When Andrew Steele retired as a sheriff's deputy, his career cut short by the advance of ALS, he had no bigger cheerleader than his wife. Ashlee Steele spearheaded a drive to raise $75,000 for his medical care, and her Facebook feed is filled with the shrieks and laughter of the cold-water challenges the couple's family...
When Andrew Steele retired as a sheriff’s deputy, his career cut short by the advance of ALS, he had no bigger cheerleader than his wife. Ashlee Steele spearheaded a drive to raise $75,000 for his medical care, and her Facebook feed is filled with the shrieks and laughter of the cold-water challenges the couple’s family and friends were eager to accept.
Now, Andrew Steele is a suspect in the killings of his wife and her sister, Kacee Tollefsbol, at the Steeles’ home in suburban Fitchburg, Wisconsin on Friday. Steele himself is being treated for an apparent suicide attempt that, police say, they never saw coming.
“Nobody closely aligned with Andy and his family expected something like this to occur,” Dane County Sheriff Dave Mahoney told The Associated Press on Monday. “We believe his diagnosis had an impact on the family but they were moving forward.”
Mahoney said Steele, 39, had been a deputy since November 1998. He had worked for the past several years in the county jail but resigned in June after he was diagnosed with amyotrophic lateral sclerosis, better known as ALS, or Lou Gehrig’s disease. ALS attacks nerve cells and can lead to complete paralysis and death. The average life expectancy is two to five years after diagnosis.
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Police said Ashlee Steele, 39, and Tollefsbol, 38, of Lake Elmo, Minnesota, were shot.
It was unclear when prosecutors might charge Andrew Steele. Dane County District Attorney Ismael Ozanne didn’t immediately return a phone message Monday, and Fitchburg Police Lt. Todd Stetzer said he had no information to release on the case.
Before Friday, Mahoney said deputies had been talking with Steele about joining the family’s “Tough as Steele” effort to raise money for his medical care and other family expenses. The Steeles have two children while Tollefsbol was the mother of four.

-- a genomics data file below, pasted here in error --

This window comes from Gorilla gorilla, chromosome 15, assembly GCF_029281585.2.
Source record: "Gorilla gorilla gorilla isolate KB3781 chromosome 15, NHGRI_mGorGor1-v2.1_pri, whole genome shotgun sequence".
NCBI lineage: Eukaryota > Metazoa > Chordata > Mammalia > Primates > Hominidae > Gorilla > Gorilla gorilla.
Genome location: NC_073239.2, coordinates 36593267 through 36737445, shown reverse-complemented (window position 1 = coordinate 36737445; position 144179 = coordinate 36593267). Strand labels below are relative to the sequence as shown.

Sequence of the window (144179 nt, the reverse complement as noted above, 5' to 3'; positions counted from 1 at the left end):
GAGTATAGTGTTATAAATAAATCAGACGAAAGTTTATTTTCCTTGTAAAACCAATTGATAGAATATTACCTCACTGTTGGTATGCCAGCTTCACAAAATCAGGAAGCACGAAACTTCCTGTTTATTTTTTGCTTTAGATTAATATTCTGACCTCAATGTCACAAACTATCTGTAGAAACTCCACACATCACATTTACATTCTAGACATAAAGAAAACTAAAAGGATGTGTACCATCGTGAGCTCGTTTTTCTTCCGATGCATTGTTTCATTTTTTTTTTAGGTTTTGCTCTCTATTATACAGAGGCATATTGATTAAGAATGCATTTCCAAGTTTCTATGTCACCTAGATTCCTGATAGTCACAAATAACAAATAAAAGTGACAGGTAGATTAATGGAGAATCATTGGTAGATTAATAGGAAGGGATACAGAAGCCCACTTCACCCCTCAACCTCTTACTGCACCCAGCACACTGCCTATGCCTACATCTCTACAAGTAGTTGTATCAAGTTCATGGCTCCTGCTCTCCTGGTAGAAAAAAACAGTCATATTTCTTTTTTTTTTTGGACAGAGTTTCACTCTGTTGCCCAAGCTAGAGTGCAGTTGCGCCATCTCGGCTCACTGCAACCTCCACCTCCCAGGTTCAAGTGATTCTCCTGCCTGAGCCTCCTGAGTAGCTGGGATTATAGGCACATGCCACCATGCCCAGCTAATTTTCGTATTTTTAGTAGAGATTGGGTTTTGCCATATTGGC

“We’re trying to understand what could possibly have gone wrong and resulted in the death of two young women and the fact that there’s now six children without a mother,” Mahoney said.
Steele’s family started the “Tough as Steele — Taking Down ALS” campaign via the website GiveForward.com. The site said the loss of his income had been crushing to the family. As of Saturday, supporters had raised nearly $23,000 toward their $75,000 goal, the Milwaukee Journal Sentinel reported. The campaign appeared to have been removed from the site over the weekend.
Ashlee Steele’s Facebook page contains several videos of law enforcement colleagues and other friends taking the ALS Ice Bucket Challenge in Steele’s honor. They include Madison Police Chief Mike Koval offering prayers and firefighters from three departments cheering as a ladder truck hoses them down.
“I never would have expected the type of reaching out people have done,” Andrew Steele told WMTV earlier this month. “People that have donated, people that I don’t even know very well, I haven’t seen or talked to in years. It’s hard to describe that.”
Ashlee Steele had taught 3-year-olds in the preschool at Christ Memorial Lutheran Church in Fitchburg, staff coordinator Elsa Gumm said.
“She was very organized, just full of joy in general,” Gumm said. “She was so great at being hands-on with the kids. She just made kids and parents alike feel at ease.”
Gumm said she had never met Andrew Steele and couldn’t offer any insights into why he would have hurt his wife.
“That’s the big question in our minds as well,” she said. “What we keep turning to is we may not get answers to those questions, so we just cling to our hope in Jesus Christ.”
Karnowski reported from Minneapolis.
Information from: Wisconsin State Journal, http://www.madison.com/wsj